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Adagio Teas
   Features  >  NY Theater Reviews

at Encores! at City Center


  Justin Bohon and Leslie Kritzer/PH: Joan Marcus

The thing about Encores! at City Center is that its musical revivals run for such a brief time. Sometimes that's good. Sometimes - often enough to give it an excellent track record - it's not. On the Town, its revival of the classic Leonard Bernstein-Jerome Robbins-Betty Comden-Adolph Green show from 1944, is one of those that should have stayed around much, much longer.

World War II is on and three sailors have 24 hours' leave, which they want to spend looking at New York City and looking for girls - oh, you know the plot. Jack Viertel, Encore's chief notes in the program that the idea was to highlight the Bernstein score and the Robbins choreography - inspired by their ballet of earlier that year, Fancy Free. So the orchestra is placed center stage, with room in front for the actors and dancers, and more room in back, primarily for dancers. It works.

And what a score - Bernstein's first for Broadway, with &ampampquotNew York, New York," "Lonely Town," "Ya Got Me" and my favorite, moving and deep, "Some Other Time." The dancing too is a delight - the original choreography has disappeared, but Robbins recreated three numbers 20 years ago for Jerome Robbins's Broadway - "New York, New York," "Times Square Ballet" and "Ya Got Me" - and Warren Carlyle has provided the rest in the style of the master.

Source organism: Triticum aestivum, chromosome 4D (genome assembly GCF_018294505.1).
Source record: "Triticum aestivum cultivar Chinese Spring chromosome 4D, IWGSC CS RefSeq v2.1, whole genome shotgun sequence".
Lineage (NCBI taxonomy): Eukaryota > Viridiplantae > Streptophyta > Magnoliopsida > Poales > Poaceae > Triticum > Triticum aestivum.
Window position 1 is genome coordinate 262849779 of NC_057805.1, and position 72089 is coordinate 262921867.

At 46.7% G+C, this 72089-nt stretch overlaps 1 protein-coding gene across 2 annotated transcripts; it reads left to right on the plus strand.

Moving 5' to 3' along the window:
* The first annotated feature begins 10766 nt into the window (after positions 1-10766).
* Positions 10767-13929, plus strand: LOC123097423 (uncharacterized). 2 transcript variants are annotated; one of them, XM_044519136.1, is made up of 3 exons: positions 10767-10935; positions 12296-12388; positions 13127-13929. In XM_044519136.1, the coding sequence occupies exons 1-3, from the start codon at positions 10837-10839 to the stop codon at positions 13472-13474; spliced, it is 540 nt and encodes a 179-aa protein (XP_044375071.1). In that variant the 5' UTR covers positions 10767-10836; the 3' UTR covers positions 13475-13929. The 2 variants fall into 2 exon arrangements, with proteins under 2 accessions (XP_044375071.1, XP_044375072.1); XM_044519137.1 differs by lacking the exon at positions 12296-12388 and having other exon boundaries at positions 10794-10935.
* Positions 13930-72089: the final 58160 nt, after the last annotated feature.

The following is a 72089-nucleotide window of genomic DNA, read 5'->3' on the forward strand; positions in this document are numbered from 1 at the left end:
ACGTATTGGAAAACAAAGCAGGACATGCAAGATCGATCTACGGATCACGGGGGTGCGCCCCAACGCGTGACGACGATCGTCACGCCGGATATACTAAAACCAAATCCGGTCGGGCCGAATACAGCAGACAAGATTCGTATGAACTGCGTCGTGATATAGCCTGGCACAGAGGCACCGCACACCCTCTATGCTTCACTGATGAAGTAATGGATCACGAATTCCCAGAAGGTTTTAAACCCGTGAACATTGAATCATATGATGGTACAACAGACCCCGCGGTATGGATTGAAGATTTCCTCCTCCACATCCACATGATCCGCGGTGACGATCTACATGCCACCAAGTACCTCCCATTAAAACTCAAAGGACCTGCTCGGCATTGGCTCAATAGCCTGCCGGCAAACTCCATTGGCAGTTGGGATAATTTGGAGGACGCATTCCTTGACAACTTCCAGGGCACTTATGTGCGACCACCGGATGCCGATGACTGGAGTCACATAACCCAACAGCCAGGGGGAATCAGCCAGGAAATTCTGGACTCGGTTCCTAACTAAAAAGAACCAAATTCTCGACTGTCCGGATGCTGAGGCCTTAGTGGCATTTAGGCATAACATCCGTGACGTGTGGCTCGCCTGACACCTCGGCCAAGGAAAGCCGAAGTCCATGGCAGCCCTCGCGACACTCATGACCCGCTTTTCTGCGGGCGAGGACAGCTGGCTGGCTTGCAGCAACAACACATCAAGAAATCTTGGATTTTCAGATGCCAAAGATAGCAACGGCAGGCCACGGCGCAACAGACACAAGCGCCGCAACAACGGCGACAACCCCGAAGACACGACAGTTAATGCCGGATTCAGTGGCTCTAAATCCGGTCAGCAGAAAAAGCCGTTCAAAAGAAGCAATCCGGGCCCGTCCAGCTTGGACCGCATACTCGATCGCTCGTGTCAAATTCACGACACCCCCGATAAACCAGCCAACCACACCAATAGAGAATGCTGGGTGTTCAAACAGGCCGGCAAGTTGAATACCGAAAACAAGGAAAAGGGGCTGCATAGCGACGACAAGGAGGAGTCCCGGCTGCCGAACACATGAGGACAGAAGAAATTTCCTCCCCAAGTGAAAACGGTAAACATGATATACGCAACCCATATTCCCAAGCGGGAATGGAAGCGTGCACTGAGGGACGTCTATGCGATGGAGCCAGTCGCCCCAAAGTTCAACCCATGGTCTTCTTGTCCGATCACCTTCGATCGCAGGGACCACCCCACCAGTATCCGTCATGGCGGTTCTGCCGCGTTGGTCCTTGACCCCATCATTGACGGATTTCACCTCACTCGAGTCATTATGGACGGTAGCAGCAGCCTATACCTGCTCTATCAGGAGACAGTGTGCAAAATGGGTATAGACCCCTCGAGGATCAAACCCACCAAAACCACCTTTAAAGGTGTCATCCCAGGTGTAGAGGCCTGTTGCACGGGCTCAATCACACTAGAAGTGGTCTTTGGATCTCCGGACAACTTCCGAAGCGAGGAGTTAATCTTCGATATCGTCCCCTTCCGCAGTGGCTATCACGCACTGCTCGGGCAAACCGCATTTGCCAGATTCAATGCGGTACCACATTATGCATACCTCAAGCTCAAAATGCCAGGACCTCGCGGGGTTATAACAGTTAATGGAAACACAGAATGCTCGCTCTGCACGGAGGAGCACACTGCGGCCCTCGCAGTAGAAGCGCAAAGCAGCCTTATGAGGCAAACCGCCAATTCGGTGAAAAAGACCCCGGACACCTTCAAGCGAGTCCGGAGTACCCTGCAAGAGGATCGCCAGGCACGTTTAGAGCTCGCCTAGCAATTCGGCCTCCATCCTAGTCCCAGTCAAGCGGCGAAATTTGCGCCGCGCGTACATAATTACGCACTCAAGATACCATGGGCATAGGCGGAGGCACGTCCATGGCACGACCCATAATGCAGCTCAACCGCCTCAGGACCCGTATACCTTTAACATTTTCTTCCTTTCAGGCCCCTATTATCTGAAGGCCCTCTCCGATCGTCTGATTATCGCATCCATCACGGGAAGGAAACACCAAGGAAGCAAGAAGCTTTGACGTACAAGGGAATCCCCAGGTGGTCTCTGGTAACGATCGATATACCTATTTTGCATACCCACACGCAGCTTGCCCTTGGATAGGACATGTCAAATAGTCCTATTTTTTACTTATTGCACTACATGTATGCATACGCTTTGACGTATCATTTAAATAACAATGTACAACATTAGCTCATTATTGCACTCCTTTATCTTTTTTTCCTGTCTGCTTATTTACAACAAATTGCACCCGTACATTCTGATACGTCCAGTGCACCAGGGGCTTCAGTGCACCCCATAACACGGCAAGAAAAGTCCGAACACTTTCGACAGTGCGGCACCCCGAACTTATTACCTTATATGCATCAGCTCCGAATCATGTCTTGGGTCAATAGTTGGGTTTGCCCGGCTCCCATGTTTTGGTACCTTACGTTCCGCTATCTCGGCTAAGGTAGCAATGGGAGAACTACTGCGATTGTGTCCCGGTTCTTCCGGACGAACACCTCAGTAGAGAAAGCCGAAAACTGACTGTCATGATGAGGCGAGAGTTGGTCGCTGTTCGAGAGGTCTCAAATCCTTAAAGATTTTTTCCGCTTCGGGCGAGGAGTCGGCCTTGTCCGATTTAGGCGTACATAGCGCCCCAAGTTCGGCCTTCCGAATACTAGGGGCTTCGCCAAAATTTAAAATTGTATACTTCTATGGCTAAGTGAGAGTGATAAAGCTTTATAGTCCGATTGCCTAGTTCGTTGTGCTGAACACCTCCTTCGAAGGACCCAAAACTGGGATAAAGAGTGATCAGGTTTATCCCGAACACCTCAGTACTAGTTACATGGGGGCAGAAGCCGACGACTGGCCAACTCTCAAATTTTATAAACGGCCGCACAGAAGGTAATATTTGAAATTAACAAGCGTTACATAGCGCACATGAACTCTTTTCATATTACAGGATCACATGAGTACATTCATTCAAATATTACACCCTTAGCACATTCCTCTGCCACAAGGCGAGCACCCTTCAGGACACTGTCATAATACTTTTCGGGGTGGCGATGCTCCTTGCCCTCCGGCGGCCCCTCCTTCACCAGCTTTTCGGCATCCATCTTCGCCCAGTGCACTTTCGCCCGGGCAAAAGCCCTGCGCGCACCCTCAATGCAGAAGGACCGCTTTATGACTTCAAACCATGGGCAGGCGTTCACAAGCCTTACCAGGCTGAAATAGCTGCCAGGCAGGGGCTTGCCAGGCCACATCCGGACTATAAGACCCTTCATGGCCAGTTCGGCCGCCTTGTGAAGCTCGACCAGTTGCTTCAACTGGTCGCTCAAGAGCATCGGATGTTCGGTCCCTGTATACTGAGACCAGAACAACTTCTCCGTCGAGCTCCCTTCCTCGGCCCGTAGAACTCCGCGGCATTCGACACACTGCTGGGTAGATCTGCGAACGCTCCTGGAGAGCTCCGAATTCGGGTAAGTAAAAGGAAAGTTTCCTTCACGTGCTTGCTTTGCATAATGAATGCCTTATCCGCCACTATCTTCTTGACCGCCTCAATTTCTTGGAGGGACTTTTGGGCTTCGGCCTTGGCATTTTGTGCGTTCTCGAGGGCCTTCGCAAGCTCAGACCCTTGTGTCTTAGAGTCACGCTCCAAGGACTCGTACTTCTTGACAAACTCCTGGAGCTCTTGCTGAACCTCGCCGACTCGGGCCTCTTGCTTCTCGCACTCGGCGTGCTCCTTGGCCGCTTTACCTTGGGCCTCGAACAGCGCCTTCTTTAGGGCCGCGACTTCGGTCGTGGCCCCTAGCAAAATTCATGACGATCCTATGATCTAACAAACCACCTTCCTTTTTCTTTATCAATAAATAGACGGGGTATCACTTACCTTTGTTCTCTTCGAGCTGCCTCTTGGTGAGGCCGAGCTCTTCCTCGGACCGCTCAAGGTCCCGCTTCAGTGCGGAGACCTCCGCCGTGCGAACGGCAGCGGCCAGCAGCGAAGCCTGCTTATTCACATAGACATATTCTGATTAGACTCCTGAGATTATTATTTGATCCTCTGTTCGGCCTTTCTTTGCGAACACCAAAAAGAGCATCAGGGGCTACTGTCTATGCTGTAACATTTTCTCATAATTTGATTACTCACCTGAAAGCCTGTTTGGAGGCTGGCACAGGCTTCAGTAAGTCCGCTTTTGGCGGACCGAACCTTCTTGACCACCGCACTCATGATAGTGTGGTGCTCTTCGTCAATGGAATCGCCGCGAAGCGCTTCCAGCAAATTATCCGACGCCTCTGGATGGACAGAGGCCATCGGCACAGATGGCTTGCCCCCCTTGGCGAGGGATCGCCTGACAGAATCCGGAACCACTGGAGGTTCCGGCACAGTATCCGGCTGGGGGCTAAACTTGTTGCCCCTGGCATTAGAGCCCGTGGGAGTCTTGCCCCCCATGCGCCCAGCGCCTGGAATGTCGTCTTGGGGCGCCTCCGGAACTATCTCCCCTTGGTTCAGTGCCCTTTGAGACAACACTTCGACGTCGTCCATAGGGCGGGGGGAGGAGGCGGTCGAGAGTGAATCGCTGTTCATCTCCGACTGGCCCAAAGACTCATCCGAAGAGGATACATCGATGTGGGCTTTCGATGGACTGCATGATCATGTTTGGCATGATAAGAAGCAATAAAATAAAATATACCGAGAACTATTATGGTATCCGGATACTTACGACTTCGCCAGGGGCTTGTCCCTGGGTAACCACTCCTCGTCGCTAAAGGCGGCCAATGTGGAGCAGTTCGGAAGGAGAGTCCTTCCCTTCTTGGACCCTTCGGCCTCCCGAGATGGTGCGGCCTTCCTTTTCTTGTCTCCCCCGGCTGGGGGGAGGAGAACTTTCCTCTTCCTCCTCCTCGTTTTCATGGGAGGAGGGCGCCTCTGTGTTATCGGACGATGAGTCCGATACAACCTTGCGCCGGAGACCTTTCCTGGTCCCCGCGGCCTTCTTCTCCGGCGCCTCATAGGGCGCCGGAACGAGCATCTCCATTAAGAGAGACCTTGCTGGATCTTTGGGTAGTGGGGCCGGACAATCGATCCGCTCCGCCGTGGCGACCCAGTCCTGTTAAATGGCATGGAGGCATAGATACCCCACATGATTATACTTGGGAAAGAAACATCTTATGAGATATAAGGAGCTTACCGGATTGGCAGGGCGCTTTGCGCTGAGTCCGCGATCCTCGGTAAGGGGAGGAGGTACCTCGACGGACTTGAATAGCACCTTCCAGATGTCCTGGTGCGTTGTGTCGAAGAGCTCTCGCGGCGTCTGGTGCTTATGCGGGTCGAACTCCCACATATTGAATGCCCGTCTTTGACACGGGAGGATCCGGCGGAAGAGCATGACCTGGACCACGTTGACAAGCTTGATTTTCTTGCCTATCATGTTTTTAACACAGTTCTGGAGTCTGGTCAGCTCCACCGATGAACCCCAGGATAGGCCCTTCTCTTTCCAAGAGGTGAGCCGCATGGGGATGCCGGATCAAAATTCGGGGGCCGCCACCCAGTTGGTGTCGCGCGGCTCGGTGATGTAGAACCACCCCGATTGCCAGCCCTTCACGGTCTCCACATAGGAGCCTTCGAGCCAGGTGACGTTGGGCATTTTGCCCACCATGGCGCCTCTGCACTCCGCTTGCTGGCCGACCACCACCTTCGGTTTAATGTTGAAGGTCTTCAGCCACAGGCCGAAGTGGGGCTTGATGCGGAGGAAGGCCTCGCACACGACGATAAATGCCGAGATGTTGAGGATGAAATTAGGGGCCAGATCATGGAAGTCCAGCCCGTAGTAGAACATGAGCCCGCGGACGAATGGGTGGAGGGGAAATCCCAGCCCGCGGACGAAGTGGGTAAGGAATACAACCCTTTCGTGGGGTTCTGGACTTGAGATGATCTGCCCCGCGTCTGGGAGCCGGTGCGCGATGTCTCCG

The cast is almost uniformly enjoyable - Tony Yazbeck, Christian Borle and Justin Bohon as the sailors, Leslie Kritzer, Jennifer Laura Thompson and Jessica Lee Goldyn as their girls. Andrea Martin is often hilarious as the loony voice teacher, though after a while her loony becomes a little too Looney Tunes. Cast members, as at all Encores! performances hold scripts in their hands, and every once in a while the relative lack of rehearsal shows, though director John Rando keeps things going at a suitably frantic pace. We understand - just as the 1944 audiences did - that the sailors are going back to war. their fates uncertain, and no one really knows whether they and their girls will ever be able to catch up "Some Other Time." But who knows about tomorrow anyway, and the bottom line is that for those two and a half hours at City Center, it was all fun.

Perhaps the most moving part of the evening came at the beginning. When the show was first on Broadway, in the middle of that terrible war, the tradition was that it would open with the playing of "The Star Spangled Banner." That tradition was continued at City Center. And as soon as the audience relized what was happening, it rose quickly to its feet. Before long, just about everyone was singing along, loudly and with true passion.

This was a Ndew York theater audience folks, and yet the feeling in the voices was nearly overwhelming. It struck me that after November 4, these New Yorkers finally feel that they have their country back.


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